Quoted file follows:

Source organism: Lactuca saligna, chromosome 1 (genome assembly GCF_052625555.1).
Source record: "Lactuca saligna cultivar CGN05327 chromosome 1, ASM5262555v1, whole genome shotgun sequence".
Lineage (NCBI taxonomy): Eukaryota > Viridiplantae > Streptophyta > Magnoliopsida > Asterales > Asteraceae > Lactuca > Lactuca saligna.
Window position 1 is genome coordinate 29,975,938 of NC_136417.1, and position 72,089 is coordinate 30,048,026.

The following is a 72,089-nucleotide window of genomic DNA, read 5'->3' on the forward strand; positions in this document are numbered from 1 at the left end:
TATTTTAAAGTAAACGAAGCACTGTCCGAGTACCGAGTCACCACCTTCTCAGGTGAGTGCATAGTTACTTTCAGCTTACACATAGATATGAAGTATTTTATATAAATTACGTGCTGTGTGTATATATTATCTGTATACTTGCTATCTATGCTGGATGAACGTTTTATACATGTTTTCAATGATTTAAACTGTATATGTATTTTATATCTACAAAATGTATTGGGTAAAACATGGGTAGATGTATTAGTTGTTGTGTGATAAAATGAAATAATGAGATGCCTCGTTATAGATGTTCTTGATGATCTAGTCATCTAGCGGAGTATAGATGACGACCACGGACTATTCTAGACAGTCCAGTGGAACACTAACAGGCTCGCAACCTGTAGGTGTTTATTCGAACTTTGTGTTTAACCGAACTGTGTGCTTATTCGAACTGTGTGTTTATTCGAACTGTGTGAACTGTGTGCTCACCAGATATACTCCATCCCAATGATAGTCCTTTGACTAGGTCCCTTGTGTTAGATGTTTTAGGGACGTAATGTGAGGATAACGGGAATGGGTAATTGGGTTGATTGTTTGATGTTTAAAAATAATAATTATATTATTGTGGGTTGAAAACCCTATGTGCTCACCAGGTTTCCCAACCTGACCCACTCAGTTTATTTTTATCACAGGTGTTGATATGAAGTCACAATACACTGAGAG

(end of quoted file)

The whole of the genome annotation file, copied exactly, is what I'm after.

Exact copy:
Source organism: Lactuca saligna, chromosome 1 (genome assembly GCF_052625555.1).
Source record: "Lactuca saligna cultivar CGN05327 chromosome 1, ASM5262555v1, whole genome shotgun sequence".
Lineage (NCBI taxonomy): Eukaryota > Viridiplantae > Streptophyta > Magnoliopsida > Asterales > Asteraceae > Lactuca > Lactuca saligna.
Window position 1 is genome coordinate 29,975,938 of NC_136417.1, and position 72,089 is coordinate 30,048,026.

The following is a 72,089-nucleotide window of genomic DNA, read 5'->3' on the forward strand; positions in this document are numbered from 1 at the left end:
TATTTTAAAGTAAACGAAGCACTGTCCGAGTACCGAGTCACCACCTTCTCAGGTGAGTGCATAGTTACTTTCAGCTTACACATAGATATGAAGTATTTTATATAAATTACGTGCTGTGTGTATATATTATCTGTATACTTGCTATCTATGCTGGATGAACGTTTTATACATGTTTTCAATGATTTAAACTGTATATGTATTTTATATCTACAAAATGTATTGGGTAAAACATGGGTAGATGTATTAGTTGTTGTGTGATAAAATGAAATAATGAGATGCCTCGTTATAGATGTTCTTGATGATCTAGTCATCTAGCGGAGTATAGATGACGACCACGGACTATTCTAGACAGTCCAGTGGAACACTAACAGGCTCGCAACCTGTAGGTGTTTATTCGAACTTTGTGTTTAACCGAACTGTGTGCTTATTCGAACTGTGTGTTTATTCGAACTGTGTGAACTGTGTGCTCACCAGATATACTCCATCCCAATGATAGTCCTTTGACTAGGTCCCTTGTGTTAGATGTTTTAGGGACGTAATGTGAGGATAACGGGAATGGGTAATTGGGTTGATTGTTTGATGTTTAAAAATAATAATTATATTATTGTGGGTTGAAAACCCTATGTGCTCACCAGGTTTCCCAACCTGACCCACTCAGTTTATTTTTATCACAGGTGTTGATATGAAGTCACAATACACTGAGAG